Introducing Rakewell, Apollo’s wandering eye on the art world. Look out for regular posts taking a rakish perspective on art and museum stories.
Rakewell is interested to note that not only is Keanu Reeves confirmed to star in his first leading role in a television series, but that he will be playing an architect. And not just a fictional architect, of which there are many examples in cinema. For The Devil in the White City, Reeves has been cast as Daniel H. Burnham, who, as the co-designer of the world’s first building with an all-steel frame, was a pioneer of skyscraper architecture and who, as head architect of the World’s Fair of 1893 in Chicago, had a hand in making the city what it is today.
Chicago, you say? But hasn’t Keanu played an architect in the Windy City before? He certainly has, although your roving correspondent with something of a thing for ridiculous films wouldn’t call it the most authentic depiction of the profession on screen. But if you like lakes and houses, baffling time-travel scenarios, and Sandra Bullock and Keanu Reeves starring in the same film but not stuck on a bus, then The Lake House (2006) is unmissable, mystifying fun. The premise is that Keanu’s architect and Sandra Bullock’s doctor live in the same North Shore lakeside house on stilts – only they are in the property two years apart, in 2004 and 2006, respectively. With the help of a magic mailbox, the determined couple send each other letters, fall in love and wonder how they can beat the pesky time-space continuum that is keeping them apart. Reeves’s character is working on suburban condominiums instead of starting a firm with the unpromising name of ‘Visionary Vanguard’ with his younger brother, also an architect. Both are cowed by their rather more visionary father who is – you’ve guessed it – another architect, played by Christopher Plummer (hooray!) as a charismatic cross between Frank Lloyd Wright and Le Corbusier. As the one decent architect in the family, it is he who designed the titular house. Rakewell can’t quite remember if the ending makes any sense, but Chicago comes out of the picture with great credit.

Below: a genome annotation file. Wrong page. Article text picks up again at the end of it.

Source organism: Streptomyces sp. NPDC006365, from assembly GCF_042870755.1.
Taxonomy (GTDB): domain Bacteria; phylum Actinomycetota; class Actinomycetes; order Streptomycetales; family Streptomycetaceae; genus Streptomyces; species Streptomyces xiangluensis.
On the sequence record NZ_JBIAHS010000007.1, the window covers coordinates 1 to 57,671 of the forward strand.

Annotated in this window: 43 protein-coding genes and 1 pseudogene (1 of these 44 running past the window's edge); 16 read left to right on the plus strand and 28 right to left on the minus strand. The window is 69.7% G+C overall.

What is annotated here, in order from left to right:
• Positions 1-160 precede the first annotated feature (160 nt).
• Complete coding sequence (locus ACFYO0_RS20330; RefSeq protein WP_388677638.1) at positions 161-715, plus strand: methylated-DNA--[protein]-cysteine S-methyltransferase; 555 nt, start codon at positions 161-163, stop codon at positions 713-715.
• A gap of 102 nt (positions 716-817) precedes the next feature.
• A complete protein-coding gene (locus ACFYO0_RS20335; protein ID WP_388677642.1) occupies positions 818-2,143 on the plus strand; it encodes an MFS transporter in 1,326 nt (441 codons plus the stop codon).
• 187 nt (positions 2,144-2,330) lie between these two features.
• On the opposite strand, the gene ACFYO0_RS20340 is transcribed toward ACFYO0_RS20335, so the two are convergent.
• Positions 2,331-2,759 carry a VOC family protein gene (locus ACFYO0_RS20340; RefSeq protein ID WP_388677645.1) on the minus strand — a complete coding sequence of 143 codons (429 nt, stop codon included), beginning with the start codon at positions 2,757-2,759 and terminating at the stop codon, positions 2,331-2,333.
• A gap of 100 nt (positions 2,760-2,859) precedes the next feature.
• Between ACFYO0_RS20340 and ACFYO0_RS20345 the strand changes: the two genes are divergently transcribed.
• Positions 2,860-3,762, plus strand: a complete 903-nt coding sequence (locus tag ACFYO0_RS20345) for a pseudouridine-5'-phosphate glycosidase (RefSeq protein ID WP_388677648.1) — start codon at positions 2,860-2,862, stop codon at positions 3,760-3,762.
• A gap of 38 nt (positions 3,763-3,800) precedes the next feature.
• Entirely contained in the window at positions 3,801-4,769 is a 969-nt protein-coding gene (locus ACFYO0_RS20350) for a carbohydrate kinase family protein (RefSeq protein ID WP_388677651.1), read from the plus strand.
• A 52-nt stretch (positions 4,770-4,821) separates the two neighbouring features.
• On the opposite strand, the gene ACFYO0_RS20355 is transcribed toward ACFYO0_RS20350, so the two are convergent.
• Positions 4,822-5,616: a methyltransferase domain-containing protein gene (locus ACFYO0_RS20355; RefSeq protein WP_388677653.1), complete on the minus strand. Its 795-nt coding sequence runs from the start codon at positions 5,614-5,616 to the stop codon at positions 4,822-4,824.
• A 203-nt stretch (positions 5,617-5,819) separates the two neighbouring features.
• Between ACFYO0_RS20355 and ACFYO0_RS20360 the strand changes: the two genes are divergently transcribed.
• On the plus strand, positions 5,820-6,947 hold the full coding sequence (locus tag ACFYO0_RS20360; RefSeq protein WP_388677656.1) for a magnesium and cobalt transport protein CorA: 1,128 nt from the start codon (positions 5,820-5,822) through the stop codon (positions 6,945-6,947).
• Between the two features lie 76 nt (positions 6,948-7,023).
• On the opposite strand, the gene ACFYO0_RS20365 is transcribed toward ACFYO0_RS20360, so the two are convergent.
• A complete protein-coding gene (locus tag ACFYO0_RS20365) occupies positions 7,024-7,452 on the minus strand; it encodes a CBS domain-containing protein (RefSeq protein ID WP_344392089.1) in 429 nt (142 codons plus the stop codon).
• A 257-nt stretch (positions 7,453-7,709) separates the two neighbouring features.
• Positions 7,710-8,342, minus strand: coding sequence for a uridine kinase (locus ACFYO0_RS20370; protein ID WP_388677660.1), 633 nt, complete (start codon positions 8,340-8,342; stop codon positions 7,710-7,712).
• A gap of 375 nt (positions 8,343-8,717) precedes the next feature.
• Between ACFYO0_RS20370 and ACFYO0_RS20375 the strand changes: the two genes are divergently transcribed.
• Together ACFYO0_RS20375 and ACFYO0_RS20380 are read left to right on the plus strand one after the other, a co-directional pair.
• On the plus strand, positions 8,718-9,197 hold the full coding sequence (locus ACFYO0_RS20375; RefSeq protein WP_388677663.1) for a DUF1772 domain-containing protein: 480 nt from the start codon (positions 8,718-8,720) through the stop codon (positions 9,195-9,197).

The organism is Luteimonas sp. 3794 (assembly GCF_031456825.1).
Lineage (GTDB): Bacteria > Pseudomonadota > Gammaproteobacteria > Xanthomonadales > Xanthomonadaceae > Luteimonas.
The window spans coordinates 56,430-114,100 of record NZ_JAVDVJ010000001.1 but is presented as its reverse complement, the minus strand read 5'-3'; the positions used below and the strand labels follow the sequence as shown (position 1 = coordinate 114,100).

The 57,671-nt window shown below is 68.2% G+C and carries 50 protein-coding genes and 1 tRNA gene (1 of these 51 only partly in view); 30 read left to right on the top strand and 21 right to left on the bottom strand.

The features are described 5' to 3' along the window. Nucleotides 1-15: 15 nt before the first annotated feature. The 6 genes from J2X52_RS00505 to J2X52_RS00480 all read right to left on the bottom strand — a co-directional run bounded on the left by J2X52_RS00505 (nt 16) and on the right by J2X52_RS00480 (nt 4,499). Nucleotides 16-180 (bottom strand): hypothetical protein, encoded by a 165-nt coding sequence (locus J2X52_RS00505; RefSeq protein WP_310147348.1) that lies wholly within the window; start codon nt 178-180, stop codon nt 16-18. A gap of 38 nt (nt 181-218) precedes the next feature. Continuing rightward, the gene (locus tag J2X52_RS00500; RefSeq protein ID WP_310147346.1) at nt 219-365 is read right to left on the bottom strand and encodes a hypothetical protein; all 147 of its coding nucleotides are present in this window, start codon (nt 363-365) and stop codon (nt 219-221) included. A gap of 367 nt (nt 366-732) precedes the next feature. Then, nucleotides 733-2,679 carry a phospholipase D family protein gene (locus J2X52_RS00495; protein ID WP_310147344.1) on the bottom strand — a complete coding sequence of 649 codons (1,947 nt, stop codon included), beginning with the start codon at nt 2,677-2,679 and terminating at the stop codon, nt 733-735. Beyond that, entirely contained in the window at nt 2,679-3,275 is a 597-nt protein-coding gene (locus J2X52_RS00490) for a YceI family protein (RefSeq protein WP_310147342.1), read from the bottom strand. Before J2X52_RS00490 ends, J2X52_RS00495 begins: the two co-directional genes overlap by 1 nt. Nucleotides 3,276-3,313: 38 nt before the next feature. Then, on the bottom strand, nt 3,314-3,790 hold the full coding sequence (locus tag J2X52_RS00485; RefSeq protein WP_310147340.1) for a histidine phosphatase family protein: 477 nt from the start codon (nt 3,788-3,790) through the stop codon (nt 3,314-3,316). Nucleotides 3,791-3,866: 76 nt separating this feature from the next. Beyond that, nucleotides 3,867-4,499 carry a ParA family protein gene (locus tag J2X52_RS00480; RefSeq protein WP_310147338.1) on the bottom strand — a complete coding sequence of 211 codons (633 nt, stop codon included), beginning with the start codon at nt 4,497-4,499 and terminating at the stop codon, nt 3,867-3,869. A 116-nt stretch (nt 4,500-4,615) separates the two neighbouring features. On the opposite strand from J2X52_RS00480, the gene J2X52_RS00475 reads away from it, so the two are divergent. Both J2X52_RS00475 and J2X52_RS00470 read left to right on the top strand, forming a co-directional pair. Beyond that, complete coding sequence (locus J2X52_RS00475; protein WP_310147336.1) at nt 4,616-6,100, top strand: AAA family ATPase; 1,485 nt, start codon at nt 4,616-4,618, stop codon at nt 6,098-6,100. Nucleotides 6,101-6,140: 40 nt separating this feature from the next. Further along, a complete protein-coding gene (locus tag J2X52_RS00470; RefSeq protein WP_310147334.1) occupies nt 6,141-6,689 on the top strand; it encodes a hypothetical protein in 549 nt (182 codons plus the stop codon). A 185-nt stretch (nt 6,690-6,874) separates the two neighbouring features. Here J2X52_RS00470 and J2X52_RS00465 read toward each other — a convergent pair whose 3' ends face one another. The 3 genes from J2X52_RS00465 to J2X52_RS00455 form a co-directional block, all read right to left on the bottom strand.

The Devil in the White City, on the other hand, is an adaptation of Erik Larson’s true-crime thriller of 2003, which also deals with the murderous exploits of the serial killer H.H. Holmes, who despatched his victims during the World’s Fair. Although the book is just as preoccupied by Burnham’s masterminding of the event, Rakewell wonders how much screen time Keanu Reeves is really going to share with a slide rule. Still, it has to be an improvement on Knock Knock (2015), in which the actor again played an architect. This time, he is a married man left in the house on his own; a married man who unwisely opens the door to two attractive passing strangers. Let’s just say that sexy times lead to harrowing times – and let us hope for more, both for Keanu and for ourselves, from the real-life tribulations of Daniel H. Burnham.
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